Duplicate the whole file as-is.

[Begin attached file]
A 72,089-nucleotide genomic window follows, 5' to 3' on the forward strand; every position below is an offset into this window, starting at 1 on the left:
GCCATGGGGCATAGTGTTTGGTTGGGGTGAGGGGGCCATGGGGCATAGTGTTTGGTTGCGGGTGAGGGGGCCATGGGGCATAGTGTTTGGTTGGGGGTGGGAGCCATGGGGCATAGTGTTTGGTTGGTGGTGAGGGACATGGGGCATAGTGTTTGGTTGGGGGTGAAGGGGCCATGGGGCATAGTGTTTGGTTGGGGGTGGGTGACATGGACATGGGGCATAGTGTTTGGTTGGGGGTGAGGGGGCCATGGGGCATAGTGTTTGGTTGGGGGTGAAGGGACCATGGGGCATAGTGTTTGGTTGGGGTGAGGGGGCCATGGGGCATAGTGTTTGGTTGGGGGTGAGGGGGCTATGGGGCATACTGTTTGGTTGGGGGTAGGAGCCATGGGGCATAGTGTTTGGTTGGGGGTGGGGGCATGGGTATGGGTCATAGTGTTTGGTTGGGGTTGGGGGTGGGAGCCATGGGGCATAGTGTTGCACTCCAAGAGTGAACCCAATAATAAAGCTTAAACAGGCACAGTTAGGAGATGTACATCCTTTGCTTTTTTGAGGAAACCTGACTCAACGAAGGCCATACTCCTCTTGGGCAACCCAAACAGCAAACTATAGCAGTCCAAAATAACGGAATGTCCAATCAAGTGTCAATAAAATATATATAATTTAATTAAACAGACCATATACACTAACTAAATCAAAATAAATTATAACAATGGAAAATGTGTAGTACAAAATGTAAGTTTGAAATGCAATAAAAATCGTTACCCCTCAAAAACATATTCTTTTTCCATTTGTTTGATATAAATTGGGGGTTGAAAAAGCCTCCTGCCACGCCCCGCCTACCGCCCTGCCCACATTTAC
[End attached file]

A 72,089-nucleotide genomic window follows, 5' to 3' on the forward strand; every position below is an offset into this window, starting at 1 on the left:
GCCATGGGGCATAGTGTTTGGTTGGGGTGAGGGGGCCATGGGGCATAGTGTTTGGTTGCGGGTGAGGGGGCCATGGGGCATAGTGTTTGGTTGGGGGTGGGAGCCATGGGGCATAGTGTTTGGTTGGTGGTGAGGGACATGGGGCATAGTGTTTGGTTGGGGGTGAAGGGGCCATGGGGCATAGTGTTTGGTTGGGGGTGGGTGACATGGACATGGGGCATAGTGTTTGGTTGGGGGTGAGGGGGCCATGGGGCATAGTGTTTGGTTGGGGGTGAAGGGACCATGGGGCATAGTGTTTGGTTGGGGTGAGGGGGCCATGGGGCATAGTGTTTGGTTGGGGGTGAGGGGGCTATGGGGCATACTGTTTGGTTGGGGGTAGGAGCCATGGGGCATAGTGTTTGGTTGGGGGTGGGGGCATGGGTATGGGTCATAGTGTTTGGTTGGGGTTGGGGGTGGGAGCCATGGGGCATAGTGTTGCACTCCAAGAGTGAACCCAATAATAAAGCTTAAACAGGCACAGTTAGGAGATGTACATCCTTTGCTTTTTTGAGGAAACCTGACTCAACGAAGGCCATACTCCTCTTGGGCAACCCAAACAGCAAACTATAGCAGTCCAAAATAACGGAATGTCCAATCAAGTGTCAATAAAATATATATAATTTAATTAAACAGACCATATACACTAACTAAATCAAAATAAATTATAACAATGGAAAATGTGTAGTACAAAATGTAAGTTTGAAATGCAATAAAAATCGTTACCCCTCAAAAACATATTCTTTTTCCATTTGTTTGATATAAATTGGGGGTTGAAAAAGCCTCCTGCCACGCCCCGCCTACCGCCCTGCCCACATTTAC